Classroom examination The written final exam, closed-book, is composed by 16 multiple choice questions covering the entire course and aims at checking the attainment of the expected learning outcomes. 1 hour 30 min are available to complete the exam. A minimum of 9 questions must be correctly answered to pass the exam. Each correct answer will correspond to 2 points, no answer 0 points, while wrong answers will cause -0.5 points. Remote examination The content of the remote exam is the same as the previous case. The written exam will be implemented through the Exam platform using the Lockdown Browser. The students can check the instructions for the platform use that are made available in the “Materiale” section of the course page. It is responsibility of the student to carry out the Quiz Simulation “Simulazione Demo” (testing the correct functioning of the Lockdown Browser) available on the Portal. The use of mobile/smart phones, tablet etc is not allowed. The use of slides as well as other materials, such as books, is not allowed during the exam. Students are allowed to withdraw from the exam at any stage: in that case, the exam will not be considered. Once the exam is completed, the outcome will be formally registered regardless of a positive (pass) or negative (failure) mark. The use of mobile/smart phones, tablet etc is not allowed. The use of slides as well as other materials, such as books, is not allowed during the exam.
Modalità di esame: Prova scritta a risposta aperta o chiusa tramite PC con l'utilizzo della piattaforma di ateneo Exam integrata con strumenti di proctoring (Respondus);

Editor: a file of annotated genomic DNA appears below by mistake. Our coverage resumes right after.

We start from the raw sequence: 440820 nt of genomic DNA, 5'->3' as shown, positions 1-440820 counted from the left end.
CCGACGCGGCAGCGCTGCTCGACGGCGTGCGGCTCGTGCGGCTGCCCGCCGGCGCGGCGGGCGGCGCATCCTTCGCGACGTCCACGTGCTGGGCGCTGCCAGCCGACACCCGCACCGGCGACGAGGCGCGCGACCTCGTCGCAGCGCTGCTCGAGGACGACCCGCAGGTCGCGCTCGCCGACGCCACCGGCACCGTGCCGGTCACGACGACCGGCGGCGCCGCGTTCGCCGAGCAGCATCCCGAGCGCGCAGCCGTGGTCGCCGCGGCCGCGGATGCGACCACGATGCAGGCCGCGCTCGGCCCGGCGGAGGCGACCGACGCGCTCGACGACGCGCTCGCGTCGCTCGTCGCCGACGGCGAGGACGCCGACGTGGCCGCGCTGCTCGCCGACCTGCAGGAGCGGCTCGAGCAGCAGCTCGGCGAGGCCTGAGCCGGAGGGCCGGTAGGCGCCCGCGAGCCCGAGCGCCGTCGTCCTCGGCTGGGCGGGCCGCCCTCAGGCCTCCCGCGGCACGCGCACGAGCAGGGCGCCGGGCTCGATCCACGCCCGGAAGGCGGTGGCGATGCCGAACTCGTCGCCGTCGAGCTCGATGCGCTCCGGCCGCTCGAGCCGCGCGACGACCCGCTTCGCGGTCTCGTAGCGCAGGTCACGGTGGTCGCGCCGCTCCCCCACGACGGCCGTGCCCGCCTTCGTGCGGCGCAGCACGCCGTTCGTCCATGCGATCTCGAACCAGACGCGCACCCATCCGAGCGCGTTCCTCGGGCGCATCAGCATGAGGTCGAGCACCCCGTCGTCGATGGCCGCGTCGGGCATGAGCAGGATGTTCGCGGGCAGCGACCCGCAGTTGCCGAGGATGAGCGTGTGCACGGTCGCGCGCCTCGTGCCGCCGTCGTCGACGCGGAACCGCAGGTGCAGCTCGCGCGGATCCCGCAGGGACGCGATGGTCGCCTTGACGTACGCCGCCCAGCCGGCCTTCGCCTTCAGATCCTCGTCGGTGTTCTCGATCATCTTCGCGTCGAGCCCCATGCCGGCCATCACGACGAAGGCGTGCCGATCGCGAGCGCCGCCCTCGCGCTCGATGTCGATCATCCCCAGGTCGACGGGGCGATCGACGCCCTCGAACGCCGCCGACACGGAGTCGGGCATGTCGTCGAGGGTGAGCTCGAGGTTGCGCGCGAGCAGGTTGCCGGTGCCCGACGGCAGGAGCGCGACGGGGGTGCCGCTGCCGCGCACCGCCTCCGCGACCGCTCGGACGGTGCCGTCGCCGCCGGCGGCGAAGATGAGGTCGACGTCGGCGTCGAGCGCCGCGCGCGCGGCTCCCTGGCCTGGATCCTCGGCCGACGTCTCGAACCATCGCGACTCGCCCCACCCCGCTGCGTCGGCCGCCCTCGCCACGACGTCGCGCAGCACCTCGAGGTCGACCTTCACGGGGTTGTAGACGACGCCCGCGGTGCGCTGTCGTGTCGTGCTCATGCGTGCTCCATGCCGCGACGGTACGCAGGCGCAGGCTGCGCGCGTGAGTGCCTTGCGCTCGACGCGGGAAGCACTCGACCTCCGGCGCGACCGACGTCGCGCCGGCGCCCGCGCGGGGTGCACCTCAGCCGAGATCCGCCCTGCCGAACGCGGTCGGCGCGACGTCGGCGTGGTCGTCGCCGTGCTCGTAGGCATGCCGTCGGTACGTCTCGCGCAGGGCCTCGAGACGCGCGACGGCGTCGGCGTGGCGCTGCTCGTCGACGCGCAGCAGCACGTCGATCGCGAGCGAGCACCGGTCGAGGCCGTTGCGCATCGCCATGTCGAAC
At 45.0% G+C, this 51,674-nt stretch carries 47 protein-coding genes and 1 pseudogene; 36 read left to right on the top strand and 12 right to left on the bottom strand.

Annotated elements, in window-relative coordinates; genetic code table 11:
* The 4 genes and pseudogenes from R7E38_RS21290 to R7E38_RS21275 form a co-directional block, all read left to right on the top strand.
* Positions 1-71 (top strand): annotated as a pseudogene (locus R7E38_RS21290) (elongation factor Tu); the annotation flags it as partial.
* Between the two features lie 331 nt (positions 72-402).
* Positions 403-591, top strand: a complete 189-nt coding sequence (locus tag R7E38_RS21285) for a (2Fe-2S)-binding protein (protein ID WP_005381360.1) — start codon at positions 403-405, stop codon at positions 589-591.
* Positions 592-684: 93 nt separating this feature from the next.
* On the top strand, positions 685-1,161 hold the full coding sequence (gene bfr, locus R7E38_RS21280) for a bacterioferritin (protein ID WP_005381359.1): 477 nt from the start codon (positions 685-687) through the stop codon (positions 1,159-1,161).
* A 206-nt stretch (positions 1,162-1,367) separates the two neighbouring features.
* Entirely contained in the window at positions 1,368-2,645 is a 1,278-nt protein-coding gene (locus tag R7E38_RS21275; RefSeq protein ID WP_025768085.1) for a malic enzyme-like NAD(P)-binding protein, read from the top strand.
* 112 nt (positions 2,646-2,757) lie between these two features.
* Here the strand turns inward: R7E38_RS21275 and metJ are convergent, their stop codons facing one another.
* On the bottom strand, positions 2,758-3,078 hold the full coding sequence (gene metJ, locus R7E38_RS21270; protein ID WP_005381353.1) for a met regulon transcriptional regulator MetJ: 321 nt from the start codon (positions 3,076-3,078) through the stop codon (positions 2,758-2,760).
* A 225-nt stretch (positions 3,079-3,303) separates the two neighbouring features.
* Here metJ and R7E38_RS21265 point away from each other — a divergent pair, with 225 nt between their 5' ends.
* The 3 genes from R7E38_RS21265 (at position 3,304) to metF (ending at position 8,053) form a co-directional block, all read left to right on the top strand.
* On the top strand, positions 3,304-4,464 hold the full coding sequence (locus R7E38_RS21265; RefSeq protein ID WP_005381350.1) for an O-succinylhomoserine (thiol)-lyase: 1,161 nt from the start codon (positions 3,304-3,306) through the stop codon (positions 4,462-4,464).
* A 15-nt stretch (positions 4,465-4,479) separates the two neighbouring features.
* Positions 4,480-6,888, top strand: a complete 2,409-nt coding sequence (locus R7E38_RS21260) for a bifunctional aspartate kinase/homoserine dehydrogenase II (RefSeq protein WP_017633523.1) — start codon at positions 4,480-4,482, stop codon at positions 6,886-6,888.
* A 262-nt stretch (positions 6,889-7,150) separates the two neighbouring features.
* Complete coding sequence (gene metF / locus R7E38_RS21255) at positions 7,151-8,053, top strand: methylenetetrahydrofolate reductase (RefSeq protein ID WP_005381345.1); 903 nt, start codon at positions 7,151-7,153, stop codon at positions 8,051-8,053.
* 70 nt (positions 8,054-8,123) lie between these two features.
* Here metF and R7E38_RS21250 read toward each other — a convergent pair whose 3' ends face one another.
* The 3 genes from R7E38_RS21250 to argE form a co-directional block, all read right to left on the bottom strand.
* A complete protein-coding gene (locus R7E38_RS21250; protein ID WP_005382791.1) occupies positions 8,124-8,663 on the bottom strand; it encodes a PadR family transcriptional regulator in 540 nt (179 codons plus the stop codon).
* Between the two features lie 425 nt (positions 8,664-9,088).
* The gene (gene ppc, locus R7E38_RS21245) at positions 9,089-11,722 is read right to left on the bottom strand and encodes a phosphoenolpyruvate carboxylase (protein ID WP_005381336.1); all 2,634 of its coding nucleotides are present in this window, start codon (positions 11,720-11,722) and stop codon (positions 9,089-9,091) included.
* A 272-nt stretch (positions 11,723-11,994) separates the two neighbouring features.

Classroom examination The written final exam, closed-book, is composed by 16 multiple choice questions covering the entire course: 1 hour 30 min are available to complete the exam. A minimum of 9 questions must be correctly answered to pass the exam.
Exam: Computer-based written test with open-ended questions or multiple-choice questions using the Exam platform and proctoring tools (Respondus);
Classroom examination The written final exam, closed-book, is composed by 16 multiple choice questions covering the entire course and aims at checking the attainment of the expected learning outcomes.1 hour 30 min are available to complete the exam. A minimum of 9 questions must be correctly answered to pass the exam. Each correct answer will correspond to 2 points, no answer 0 points, while wrong answers will cause -0.5 points. Remote examination The content of the remote exam is the same as the classroom examination. The written exam will be implemented through the Exam platform using the Lockdown Browser. The students can check the instructions for the platform use that are made available in the “Materiale” section of the course page. It is responsibility of the student to carry out the Quiz Simulation “Simulazione Demo” (testing the correct functioning of the Lockdown Browser) available on the Portal. The use of mobile/smart phones, tablet etc is not allowed. The use of slides as well as other materials, such as books, is not allowed during the exam.